I2C hangup

I have noticed while checking out a prototype board that the I2C devices occasionally hang the bus (SDA held low) preventing any further bus transactions. My only fix is to cycle power to the board. That leads me to wonder whether adding a fet power switch feeding the I2C devices controlled by the micro might be of benefit - when the micro detects a hung bus, it can "reset" the I2C devices.

Anyone ever have to do this?

Reply to
Richard Henry
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Not personally, but you'll find some application notes on Phillip's web site where they discuss the problem and propose various solutions. They make "bus splitter" ICs that can be used to isolate "hung" portions of the bus, generate error signals that can be used to reset processors, etc.

Part of the trick, though, is deciding how long SDA should be able to camp low before you decide the bus is hung. I've heard of people sometimes using SDA as a form of handshaking and allowing up to ten seconds before they time out the bus!


Reply to
Joel Kolstad

Not me; I always use SPI.


Reply to
John Larkin

At last, a friend.........................................


Reply to
martin griffith

Following solution is recommended by Atmel in the AT24C01 memory datasheet:

MEMORY RESET: After an interruption in protocol, power loss or system reset, any 2-wire part can be reset by following these steps:

  1. Clock up to 9 cycles.
  2. Look for SDA high in each cycle while SCL is high.
  3. Create a start condition.

Perhaps this would help.

Best regards


Reply to
Piotr Piatek

I mentioned this problem in a thread on hot swap systems. I've done systems with dozens of I2C endpoints, and the solution was to use a SMBus controller.

I2C is specified to DC, whereas SMBus (same bus protocol) is not, and therefore implements a timeout. Note that provided the bus master implements the SMBus timeout, you'll be ok. It gets more complicated if you have multiple masters, but the principle is the same.

I never use pure I2C now simply because of this issue. Most processors with internal I2C can implement the timeout (using internal timers).



Reply to

First came across this when reading 24C64's.

We''ve also seen the same lockup where we share an I2C LCD display driver between 2 micro's, and the user rather crudly has a switch between micro A and micro B.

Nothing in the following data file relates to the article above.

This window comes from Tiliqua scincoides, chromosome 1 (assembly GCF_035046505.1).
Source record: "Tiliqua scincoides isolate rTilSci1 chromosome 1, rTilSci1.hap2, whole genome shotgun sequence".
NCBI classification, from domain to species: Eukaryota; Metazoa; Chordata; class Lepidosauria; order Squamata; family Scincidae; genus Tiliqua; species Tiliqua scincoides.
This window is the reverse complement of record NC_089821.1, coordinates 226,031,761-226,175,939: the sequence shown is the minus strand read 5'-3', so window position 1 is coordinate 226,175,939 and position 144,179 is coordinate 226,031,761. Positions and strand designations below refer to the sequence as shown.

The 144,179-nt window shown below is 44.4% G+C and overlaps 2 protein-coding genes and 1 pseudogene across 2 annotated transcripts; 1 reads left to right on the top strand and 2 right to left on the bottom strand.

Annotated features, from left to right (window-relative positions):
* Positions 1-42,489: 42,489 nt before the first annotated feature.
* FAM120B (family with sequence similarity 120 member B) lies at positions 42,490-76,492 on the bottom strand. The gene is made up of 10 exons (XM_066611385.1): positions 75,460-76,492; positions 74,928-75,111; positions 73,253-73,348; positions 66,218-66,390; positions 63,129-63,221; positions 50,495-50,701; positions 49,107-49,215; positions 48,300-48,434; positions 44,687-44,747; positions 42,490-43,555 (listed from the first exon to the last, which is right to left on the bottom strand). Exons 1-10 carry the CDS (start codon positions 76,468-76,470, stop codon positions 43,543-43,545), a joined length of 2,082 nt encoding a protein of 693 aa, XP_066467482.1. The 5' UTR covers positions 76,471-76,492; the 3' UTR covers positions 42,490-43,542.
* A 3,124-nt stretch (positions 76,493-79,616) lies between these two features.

The fix in both cases was as Piotr suggested, if bus is at fault, cycle the clock up to 9 times stopping when SDA goes high, then the bus is recovered.

Regards Alec

Reply to

I did find a bug in the Cypress I2C code which resulted in this. Fix is trivial, just stop the I2C when you see NACK:

void i2c_isr(void) interrupt I2C_VECT { // I2C State Machine if(I2CS & bmBERR) { I2CPckt.status = I2C_BERROR; } else if ((!(I2CS & bmACK)) && (I2CPckt.status != I2C_RECEIVING)) { I2CPckt.status = I2C_NACK; I2CS |= bmSTOP; // RWD 8 June, 2005 } else ...

Of course, not the whole solution, but every little helps.


Reply to
Bill Davy

This is usually a deadlock, caused by improper master control of the bus. Usually, the slave is waiting for you to clock something, and you are waiting for the slave to do something. If, for example, you forget to NACK the last read, you can get stuck in a state in which the slave thinks it's still talking.

If this is happening, clocking the bus will eventually cause the slave to release SDA, because it wants to see your ack after 8 bits. If you leave SDA alone, it'll think it's a nack, and stop trying to write data to you.

If the slave is holding SCL low, you are probably screwed.

If the slave devices have a reset, use that instead of power. The FET thing makes sense if there isn't a reset pin. Note that if the device doesn't take too much power, you can just run it off of the microcontroller pin. I believe PICs have a limit of 20mA, which may be fine. I've done this with LCD displays before with no problem.

  Bob Monsen
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Reply to
Bob Monsen

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